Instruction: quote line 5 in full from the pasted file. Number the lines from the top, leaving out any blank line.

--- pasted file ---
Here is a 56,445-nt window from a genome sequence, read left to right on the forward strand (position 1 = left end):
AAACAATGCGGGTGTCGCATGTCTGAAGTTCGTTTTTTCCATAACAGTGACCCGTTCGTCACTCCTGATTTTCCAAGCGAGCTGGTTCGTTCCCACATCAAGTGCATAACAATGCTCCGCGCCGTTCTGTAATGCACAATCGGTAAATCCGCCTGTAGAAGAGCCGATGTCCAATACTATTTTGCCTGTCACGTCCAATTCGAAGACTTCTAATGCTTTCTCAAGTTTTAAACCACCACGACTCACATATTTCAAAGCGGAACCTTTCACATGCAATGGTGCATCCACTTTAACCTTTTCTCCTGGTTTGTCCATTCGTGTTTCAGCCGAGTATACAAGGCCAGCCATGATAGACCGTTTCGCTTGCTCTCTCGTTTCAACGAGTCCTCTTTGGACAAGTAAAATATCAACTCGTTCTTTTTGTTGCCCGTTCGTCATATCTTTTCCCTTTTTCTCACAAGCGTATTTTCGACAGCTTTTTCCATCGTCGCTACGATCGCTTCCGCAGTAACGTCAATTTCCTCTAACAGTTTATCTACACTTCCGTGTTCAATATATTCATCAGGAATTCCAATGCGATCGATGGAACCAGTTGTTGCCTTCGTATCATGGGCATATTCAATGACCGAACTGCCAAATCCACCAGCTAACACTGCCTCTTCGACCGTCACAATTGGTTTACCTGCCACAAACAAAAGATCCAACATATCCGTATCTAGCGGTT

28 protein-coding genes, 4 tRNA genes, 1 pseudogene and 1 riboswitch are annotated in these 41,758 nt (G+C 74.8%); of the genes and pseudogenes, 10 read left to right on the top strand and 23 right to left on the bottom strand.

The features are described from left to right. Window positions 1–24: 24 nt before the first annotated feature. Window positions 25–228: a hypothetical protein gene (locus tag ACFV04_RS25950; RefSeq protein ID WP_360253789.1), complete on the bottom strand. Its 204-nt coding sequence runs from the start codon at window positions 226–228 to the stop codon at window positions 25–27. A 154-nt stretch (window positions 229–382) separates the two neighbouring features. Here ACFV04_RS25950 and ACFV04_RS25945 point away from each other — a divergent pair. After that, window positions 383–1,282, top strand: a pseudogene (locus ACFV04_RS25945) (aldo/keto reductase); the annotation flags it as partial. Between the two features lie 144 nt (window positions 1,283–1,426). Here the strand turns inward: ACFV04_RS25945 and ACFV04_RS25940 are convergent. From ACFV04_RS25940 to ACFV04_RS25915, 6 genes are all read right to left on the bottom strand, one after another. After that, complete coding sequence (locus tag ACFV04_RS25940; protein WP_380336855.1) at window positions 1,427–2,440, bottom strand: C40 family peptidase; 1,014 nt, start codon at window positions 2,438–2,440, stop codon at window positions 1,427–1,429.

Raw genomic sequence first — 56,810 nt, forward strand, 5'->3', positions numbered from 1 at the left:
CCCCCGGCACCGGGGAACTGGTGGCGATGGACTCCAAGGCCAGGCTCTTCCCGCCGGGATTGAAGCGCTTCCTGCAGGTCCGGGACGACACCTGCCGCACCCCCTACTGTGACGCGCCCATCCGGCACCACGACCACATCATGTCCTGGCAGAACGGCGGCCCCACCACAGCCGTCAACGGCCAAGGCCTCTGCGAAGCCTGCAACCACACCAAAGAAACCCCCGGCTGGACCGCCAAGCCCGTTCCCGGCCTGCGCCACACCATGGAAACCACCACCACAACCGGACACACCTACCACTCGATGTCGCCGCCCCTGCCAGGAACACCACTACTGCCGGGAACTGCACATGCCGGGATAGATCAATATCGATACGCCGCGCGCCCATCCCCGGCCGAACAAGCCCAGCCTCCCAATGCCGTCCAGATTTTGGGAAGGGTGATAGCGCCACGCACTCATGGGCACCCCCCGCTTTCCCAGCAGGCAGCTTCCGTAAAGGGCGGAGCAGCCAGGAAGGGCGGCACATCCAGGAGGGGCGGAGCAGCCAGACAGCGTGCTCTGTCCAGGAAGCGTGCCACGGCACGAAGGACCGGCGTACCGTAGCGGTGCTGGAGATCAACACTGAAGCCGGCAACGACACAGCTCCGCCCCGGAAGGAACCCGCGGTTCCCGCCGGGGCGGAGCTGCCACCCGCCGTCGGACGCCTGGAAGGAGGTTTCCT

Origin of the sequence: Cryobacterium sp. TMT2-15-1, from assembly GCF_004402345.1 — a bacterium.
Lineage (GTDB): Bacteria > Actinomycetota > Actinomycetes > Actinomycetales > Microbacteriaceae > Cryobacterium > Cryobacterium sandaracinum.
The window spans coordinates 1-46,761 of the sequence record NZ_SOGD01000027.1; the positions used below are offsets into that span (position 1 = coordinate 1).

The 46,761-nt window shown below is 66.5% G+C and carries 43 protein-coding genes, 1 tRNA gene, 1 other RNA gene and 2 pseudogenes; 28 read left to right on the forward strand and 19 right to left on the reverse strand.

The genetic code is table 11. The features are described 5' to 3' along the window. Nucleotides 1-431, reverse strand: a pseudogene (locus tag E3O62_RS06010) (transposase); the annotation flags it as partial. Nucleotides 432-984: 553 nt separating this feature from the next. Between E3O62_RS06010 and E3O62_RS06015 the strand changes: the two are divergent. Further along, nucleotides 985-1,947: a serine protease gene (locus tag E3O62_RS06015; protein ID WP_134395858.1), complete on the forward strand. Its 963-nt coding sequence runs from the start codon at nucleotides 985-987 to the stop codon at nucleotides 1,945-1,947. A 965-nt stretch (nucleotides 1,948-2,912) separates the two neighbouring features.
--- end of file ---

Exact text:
Raw genomic sequence first — 56,810 nt, forward strand, 5'->3', positions numbered from 1 at the left: